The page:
Some people lie a lot, but most of us lie a little; it is ever okay, or is it always better to tell the truth?
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Some people lie a lot, but most of us lie a little. So, why do we do it? And is it ever okay, or is it always better to tell the truth?  

Psychologist Dan Ariely spent years studying lying and cheating, and found that many of us engage in dishonest behaviours but only in very small ways. He tested 30,000 people for cheating behaviours (for example lying about their scores on maths problems to get more money) and found that only 12 cheated a lot, but 18,000 people cheated just a little. He explains that people want two things: to feel good about ourselves (believing we are honest decent people) and also to benefit from being dishonest. Because of the way our minds work, it’s possible to have both of these if we are dishonest just little and if we can rationalise our behaviour.  

C  The most common reason for lying is to get some kind of benefit, according to writer Yudhijit Bhattacharjee. This could be a financial benefit, like in Ariely’s studies, or it could be lying to make ourselves look better. In his article in National Geographic, Bhattacharjee adds that another common reason people lie is to protect themselves, for example hiding mistakes or lying to avoid other people. He explains that when we lie, we do it to achieve some goal, and quotes psychologist Tim Levine, who says that we lie when honesty won’t work.  

Some lies seem more acceptable than others – lying to protect yourself doesn’t seem as bad as lying to get money, for example. And one conclusion that Ariely drew was that people tend to find dishonest behaviour more acceptable when it is a step removed from money (in his cheating studies, people cheated more when they received a token that could be exchanged for money). To make this clearer, he gives the example of the difference between taking a pencil from the office and taking a small amount of money from the office to buy a pencil. The first scenario would seem more acceptable to most people, as there is less of a clear connection to money. It’s probably also easier to rationalise, Ariely says, as some people might feel like the stationary is a perk of the job. 

E  One form of lying that many people think is acceptable is telling white lies. These are lies that are told to prevent other people from being hurt, embarrassed or scared – think about your grandmother cooking you a meal that tastes bad, and then asking you how the food is; how would you answer? Would you lie to her to spare her feelings, or would you try to find some way to tell the truth? An article in The Conversation suggests that it might be better to say it tastes good, explaining that white lies are an important part of our social fabric, useful for managing and maintaining relationships, and that even more serious lies in the right situation can prevent suffering and harm.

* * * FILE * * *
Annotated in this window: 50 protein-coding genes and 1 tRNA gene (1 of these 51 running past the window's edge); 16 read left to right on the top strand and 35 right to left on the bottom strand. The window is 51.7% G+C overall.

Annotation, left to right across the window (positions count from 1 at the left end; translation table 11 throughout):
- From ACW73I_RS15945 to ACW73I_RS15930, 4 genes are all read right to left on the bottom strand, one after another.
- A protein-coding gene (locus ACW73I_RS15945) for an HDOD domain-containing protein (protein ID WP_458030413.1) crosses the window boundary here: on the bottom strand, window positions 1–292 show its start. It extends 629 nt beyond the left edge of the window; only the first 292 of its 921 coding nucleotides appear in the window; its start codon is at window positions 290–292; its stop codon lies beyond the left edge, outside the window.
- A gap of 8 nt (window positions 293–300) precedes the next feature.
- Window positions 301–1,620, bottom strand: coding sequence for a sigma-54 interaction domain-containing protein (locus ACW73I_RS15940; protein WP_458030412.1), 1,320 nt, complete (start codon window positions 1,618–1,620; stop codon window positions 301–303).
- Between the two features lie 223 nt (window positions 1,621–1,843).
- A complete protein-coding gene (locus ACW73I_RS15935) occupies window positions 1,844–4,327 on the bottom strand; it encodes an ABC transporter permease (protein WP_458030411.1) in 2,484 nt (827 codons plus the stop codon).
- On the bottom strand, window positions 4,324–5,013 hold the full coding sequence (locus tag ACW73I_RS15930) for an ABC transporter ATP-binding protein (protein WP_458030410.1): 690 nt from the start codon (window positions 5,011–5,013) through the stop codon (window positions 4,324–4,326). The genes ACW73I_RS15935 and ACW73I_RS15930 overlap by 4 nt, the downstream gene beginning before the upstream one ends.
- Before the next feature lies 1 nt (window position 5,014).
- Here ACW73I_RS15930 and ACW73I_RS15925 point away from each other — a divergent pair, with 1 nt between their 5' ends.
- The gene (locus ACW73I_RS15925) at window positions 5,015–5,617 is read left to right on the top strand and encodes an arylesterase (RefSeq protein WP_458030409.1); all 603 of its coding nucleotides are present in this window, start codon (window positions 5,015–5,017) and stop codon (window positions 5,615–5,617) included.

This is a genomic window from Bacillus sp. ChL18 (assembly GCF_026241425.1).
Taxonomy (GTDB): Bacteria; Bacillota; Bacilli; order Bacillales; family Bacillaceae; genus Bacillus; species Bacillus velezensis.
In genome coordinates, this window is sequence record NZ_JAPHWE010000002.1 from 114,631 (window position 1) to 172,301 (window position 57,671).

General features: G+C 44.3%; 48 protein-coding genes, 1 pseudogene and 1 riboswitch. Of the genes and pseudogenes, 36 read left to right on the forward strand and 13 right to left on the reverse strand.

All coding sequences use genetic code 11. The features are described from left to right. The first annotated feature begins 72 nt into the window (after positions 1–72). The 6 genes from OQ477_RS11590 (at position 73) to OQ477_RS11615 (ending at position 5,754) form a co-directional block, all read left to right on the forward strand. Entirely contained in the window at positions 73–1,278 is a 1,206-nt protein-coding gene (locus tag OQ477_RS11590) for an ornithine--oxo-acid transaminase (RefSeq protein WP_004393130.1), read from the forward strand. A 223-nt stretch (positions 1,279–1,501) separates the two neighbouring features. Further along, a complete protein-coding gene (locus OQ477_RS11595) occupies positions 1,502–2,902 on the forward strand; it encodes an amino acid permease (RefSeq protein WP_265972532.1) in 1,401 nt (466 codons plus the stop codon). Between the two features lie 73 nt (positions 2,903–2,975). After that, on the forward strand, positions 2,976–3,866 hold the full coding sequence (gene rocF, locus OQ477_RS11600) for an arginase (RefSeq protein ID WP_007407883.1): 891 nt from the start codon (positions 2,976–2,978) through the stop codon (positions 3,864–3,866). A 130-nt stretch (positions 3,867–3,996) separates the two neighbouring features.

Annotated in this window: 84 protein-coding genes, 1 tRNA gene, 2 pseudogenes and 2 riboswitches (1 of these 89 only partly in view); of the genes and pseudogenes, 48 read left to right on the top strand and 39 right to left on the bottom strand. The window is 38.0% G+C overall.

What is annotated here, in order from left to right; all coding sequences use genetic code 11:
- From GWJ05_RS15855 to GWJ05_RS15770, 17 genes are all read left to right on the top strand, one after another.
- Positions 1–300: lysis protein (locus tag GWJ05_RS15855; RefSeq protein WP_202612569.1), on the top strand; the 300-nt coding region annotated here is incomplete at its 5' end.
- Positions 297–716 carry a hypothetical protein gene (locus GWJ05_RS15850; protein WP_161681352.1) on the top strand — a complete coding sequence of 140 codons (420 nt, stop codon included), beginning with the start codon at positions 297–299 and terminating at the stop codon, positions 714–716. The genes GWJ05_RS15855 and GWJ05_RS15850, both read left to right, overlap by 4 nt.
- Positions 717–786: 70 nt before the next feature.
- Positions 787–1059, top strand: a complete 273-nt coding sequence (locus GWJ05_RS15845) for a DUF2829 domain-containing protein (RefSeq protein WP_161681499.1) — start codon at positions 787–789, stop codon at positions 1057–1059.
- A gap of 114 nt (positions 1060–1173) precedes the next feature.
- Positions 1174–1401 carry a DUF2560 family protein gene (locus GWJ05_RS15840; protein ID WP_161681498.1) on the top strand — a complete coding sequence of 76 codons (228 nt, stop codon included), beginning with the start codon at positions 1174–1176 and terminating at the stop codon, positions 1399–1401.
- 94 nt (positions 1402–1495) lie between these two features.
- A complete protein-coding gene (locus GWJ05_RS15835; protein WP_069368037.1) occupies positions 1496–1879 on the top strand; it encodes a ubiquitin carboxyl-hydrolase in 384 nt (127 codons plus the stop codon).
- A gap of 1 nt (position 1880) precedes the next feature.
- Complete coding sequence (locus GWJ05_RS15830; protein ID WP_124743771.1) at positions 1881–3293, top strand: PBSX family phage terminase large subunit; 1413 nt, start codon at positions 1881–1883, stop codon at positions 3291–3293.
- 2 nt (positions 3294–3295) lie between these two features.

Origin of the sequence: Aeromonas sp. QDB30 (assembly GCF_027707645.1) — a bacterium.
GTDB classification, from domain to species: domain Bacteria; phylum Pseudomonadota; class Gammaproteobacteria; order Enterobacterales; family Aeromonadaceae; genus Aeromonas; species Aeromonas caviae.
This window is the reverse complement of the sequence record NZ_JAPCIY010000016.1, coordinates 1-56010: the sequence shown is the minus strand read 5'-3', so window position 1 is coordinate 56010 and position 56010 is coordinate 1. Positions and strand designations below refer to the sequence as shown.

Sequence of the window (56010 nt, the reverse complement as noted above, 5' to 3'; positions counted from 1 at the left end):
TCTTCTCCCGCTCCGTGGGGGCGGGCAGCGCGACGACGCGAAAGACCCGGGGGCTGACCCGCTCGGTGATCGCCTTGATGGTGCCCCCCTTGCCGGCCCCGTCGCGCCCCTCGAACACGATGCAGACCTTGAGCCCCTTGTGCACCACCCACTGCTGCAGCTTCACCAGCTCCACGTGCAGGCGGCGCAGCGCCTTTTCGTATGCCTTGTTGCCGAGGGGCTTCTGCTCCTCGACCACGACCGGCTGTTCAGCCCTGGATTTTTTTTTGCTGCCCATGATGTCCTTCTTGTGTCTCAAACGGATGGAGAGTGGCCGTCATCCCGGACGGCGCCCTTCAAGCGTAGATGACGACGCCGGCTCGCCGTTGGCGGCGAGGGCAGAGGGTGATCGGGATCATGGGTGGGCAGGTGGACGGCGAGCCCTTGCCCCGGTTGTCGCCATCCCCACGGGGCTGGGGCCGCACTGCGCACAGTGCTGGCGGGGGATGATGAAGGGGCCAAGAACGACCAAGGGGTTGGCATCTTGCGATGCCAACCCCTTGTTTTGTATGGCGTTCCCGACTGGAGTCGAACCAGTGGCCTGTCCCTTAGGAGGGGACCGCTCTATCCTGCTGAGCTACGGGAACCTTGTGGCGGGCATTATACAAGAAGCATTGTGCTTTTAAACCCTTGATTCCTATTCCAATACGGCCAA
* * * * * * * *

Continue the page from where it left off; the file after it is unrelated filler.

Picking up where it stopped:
F  Philosopher and neuroscientist Sam Harris disagrees with this. On his podcast, and in his book Lying, he makes the argument that it’s almost always better to tell the truth, and explains that when you lie to someone, it’s like you’re no longer on the same team: when lying, your wish to avoid awkwardness is competing against real connection to the other person and what they feel they need to know about the world. He adds that even when telling white lies and believing we are doing it to benefit our friends or loved ones, we are actually preventing them from knowing the truth about themselves, and their lack of knowledge might have negative consequences for them. 

G  Sam argues that lying should only be used in extreme circumstances, and that telling the truth is a habit to practise, adding that if you are consistently honest, the people in your life will have more confidence in you, as they will know that you will never lie to them and that any praise you give will be genuine. Psychotherapist Brad Blanton agrees with this, arguing that lying is the biggest source of human stress, and to become psychologically healthy, we need to be truthful, especially in relationships that are important.  

Sam’s idea about being honest as much as you can does seem like something to work towards, and I’m left thinking about the quote from Tim Levine about lying when honesty won’t work; perhaps in some situations we just think it won’t work, or perhaps not. 

IELTS Reading Questions for Lying:
Matching Headings & Sentence Completion.

Sources and links from Lying

– Dan Ariely’s book Predictably Irrational.
Article in National Geographic by Yudhijit Bhattacharjee.
Article in The Conversation about how lying be good for society. 
Sam Harris’ website. The information in this article came from his book, Lying and from his podcasts.
– Brad Blanton’s Radical Honesty website. 
– Image by Gordon Johnson from Pixabay 

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This Post Has 2 Comments

  1. ben

    Hello. May I ask what does it means that “Lies that hold things together”?, as well as why does this matched to paragrah E which mainly talks about white lies can prevent people from being hurt, and maintain relationships. Thank you.

    1. Nick

      Hi Ben
      From Cambridge dictionary, hold something together means, ‘to keep (a group or organization) complete or in its original state or condition’.
      The lies that ‘hold things together’ are white lies (or ‘even more serious lies’). Paragraph E is all about white lies, including what function they serve: preventing people from being hurt, and it concludes with the idea that white lies are important in society and useful for maintaining relationships – i.e. these lies help to hold our social relationships together.
      Hope that helps.

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